By the Dog
- The Play of Character in Plato's Dialogues by Ruby Blondell
Cambridge, 452 pp, £55.00, June 2002, ISBN 0 521 79300 9
Thrasymachus, a well-known teacher of rhetoric, has listened with growing impatience to the discussion of justice in the first Book of Plato’s Republic. ‘What balderdash you two have been talking,’ he says to Socrates and Polemarchus. He cannot wait to astound the company, and win their acclaim, by unmasking justice as nothing but the advantage of the stronger, dominant group in society. Consider the facts. In each city the ruling class – which could be many individuals in a democracy, a few oligarchs, or a single tyrant – has fixed the laws to serve its own interests. The rest of us, if we obey these laws as justice requires, are simply profiting the rulers. And profiting them means harming ourselves. Thrasymachus sees all human life – not only interactions between rulers and ruled, but also dealings between one individual and another – as a zero-sum game. Every gain is someone else’s loss.
Socrates wonders whether rulers ever make mistakes about what is in their interest: obedience to an erroneous law would be to the rulers’ disadvantage, yet Thrasymachus insists that obeying the law is just. In such a case, surely, justice and the rulers’ interests come apart?
Cleitophon intervenes to defend his teacher: Thrasymachus meant that justice consists in obeying laws which prescribe what the rulers suppose to be advantageous to themselves. But no, says Thrasymachus, that is not what he meant at all, and Socrates is guilty of defamatory misrepresentation of his words. Certainly, in everyday speech we allow that on occasion a doctor, for example, may make a mistake. But what qualifies a doctor as a doctor is his medical knowledge. Qua doctor, therefore, no doctor makes mistakes. So it is with rulers:
The most precise way to formulate my position is to say that the ruler, insofar as he is a ruler, makes no mistakes, but unerringly legislates what is best for himself, and this his subject must do. Thus my claim, and it is what I meant all along, is that it is just to do what is to the advantage of the stronger.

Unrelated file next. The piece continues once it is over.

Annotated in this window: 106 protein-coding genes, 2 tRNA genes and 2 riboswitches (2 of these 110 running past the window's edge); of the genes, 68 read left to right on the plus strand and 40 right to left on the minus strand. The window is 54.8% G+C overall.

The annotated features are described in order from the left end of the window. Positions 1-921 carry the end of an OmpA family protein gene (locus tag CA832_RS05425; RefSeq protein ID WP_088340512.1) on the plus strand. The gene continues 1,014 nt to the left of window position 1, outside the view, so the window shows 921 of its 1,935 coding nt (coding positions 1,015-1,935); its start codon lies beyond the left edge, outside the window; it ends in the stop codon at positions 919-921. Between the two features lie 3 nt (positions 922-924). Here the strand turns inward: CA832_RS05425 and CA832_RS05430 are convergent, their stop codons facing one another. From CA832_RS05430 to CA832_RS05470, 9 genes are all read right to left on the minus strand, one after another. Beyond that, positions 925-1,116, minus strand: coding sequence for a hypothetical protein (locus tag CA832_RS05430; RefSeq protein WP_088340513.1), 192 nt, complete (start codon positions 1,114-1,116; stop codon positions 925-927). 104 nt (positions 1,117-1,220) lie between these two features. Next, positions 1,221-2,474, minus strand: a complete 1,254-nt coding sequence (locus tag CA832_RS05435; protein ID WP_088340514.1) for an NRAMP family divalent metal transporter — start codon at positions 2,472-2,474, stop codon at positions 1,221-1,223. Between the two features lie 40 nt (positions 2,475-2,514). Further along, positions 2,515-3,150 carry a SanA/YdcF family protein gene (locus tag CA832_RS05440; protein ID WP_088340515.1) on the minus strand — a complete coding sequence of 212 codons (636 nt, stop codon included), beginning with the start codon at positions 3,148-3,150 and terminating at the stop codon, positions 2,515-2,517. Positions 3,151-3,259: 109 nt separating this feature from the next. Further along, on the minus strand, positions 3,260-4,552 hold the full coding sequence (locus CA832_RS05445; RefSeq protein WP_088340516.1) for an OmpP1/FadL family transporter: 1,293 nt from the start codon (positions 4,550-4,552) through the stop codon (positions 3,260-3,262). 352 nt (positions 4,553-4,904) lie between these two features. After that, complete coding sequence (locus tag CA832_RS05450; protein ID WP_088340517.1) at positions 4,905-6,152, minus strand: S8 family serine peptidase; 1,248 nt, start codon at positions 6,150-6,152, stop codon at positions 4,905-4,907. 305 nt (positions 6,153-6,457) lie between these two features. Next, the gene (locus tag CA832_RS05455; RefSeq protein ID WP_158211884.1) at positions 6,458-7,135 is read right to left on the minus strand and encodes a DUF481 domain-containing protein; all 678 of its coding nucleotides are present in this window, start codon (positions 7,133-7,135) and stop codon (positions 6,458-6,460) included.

This is an exceedingly complicated way to present a philosophical controversy. Clearly, much more is going on than arguments for and against Thrasymachus’ unsettling diagnosis of what gives rise to the hallowed notion of justice. That ‘more’, as exhibited in the Republic and four other Platonic dialogues (Hippias Minor, Theaetetus, Sophist and Statesman), is the subject of Ruby Blondell’s important, stimulating, yet uneven new book.
The need has long been felt for ways of reading Plato that adequately reflect the unique combination in his writing of supreme literary art and extraordinary philosophical daring. Much Platonic scholarship focuses exclusively on the arguments without reference to the people arguing, and abstracts the theories stated from the dramatic context in which they are put forward. In reaction to this, whole books are written to insist that Plato composed dialogues, not treatises – but their authors are usually incompetent at philosophy. A curious alliance exists in this second camp between conservative followers of Leo Strauss and radical Postmodernists. Both are forever claiming that Plato subverts the conclusions reached by his characters, since a certain type of literary criticism shares with Straussian political thought a longing to trump philosophy and dethrone it from its traditional position as the most general form of reflection on human life and the world around us.